50km from the city of Brașov, at the foot hills of Făgăraș Mountains, lies a cave so steeped in mystery and strange phenomena that it is rather difficult to describe. The Rupestral Monastery of Șinca Veche (or The Temple of Șinca Veche), also known as ‘The Temple of Fulfillment’, ‘The Temple of Wishes’, ‘The Temple of Fate’, ‘The Cave Monastery’ or just plain ‘Grotto’, is a national monument and, on this very spot, the Divine Liturgy was served for almost a quarter of a millennium. Why so many names? Well, because nobody really knows when the cave was actually sculpted and transformed into a place of worship, nor what the underground rooms were for.
Its age has been estimated at more than 7,000 years with even earlier Dacian origins. One of the arguments defending this is the presence of two altars, which can only mean that it is not of Christian origin. Historians say that, in this respect, it is utterly unique. Along with these, the cave also consists of 9 rooms with curious sculptures and shrines. Small, repetitive indentations in the wall give the feeling of a vast and indefinite space, whilst natural light comes in through the entrance and the ‘tower’ that opens upwards, connecting with the surface, allowing the sun to filter down onto the main altar below. Legend has it that this ‘tower’ serves as a pathway for supernatural energy to flow in and out. Dim though it is, there is enough light with the additional candles to contemplate a natural simplicity of indescribable beauty.
Since Șinca Veche is located at the border with what was once the Habsburg Empire, an amalgam of different religions and communities sheltered within these walls at various times, not least monks hiding from Austrian Empress Maria Teresa out to convert them to unthinkable Catholicism.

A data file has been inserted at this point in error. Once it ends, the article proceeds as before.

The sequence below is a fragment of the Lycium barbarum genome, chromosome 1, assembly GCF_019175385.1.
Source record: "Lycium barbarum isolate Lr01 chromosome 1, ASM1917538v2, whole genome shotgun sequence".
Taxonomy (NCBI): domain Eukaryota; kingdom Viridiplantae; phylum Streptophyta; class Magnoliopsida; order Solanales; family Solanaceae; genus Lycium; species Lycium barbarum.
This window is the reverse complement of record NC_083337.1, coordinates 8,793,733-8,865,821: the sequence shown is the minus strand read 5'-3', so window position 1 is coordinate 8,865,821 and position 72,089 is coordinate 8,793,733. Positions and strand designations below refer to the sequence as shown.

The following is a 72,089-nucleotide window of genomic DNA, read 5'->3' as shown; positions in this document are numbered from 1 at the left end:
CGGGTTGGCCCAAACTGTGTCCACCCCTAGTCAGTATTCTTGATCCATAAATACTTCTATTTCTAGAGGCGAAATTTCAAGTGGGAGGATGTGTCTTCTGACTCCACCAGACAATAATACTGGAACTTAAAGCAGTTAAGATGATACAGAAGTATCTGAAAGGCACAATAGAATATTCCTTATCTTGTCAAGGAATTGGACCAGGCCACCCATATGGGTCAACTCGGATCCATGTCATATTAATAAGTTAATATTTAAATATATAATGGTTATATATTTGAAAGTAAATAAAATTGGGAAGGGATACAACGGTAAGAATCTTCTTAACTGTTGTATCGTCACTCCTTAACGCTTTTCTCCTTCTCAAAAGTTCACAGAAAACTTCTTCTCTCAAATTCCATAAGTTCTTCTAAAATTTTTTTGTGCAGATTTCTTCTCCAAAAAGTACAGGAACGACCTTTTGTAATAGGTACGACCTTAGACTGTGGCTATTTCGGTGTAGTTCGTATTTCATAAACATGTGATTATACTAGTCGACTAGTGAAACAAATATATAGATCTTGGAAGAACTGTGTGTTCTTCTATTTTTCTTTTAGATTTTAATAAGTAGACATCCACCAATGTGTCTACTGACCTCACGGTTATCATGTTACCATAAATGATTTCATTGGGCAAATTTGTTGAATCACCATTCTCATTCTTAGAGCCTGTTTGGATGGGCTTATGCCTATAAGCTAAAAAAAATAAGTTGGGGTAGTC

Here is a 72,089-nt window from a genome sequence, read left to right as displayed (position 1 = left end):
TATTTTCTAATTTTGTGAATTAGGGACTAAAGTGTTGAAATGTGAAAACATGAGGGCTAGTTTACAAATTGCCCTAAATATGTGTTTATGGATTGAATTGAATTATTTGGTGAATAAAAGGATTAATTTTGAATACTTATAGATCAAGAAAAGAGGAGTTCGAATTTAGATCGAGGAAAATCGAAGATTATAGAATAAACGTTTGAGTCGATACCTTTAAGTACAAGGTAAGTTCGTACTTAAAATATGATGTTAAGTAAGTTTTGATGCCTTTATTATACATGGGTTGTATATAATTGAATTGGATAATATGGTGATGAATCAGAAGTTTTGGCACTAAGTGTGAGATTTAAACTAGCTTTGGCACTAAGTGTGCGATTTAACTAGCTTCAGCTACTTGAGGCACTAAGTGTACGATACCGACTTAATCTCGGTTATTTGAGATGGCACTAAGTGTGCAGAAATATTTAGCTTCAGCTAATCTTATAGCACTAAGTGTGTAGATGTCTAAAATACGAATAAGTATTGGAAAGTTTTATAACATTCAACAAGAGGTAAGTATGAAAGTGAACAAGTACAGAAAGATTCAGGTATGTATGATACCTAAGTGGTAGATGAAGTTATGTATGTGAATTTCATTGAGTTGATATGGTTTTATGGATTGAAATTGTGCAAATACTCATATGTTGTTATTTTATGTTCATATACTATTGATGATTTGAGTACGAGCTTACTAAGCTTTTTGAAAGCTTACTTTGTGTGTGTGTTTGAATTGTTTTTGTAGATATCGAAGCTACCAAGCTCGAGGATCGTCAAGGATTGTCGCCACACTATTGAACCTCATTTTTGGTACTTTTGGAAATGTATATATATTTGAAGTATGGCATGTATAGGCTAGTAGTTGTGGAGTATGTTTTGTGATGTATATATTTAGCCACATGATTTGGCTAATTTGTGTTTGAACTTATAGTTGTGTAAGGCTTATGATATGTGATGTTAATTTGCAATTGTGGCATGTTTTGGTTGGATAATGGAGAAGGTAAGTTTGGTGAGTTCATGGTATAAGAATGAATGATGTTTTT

The walls are covered with drawings, many of which archaeologists have been unable to explain. Dating them is equally impossible. Amongst them, though, are more familiar signs and symbols including a Star of David above the second, least visible altar. Within it, a Yin and Yang, leading researchers to believe it dates from the pre-Dacian period.
“Strange energy” and “special place” are expressions used by those who have stepped inside to seek rest and solace here. On the eve of religious holidays, locals report that celestial choirs can be heard, whilst legend says the temple site is a gateway to other universes, where ancients communicated with the “upper world” or beings from parallel dimensions. There are stories of healing, dreams coming true after praying here and non-existent lights and shadows appearing on photographs. It is indeed a most mysterious place that sends your imagination running wild.
Source : sarahinromania.canalblog.com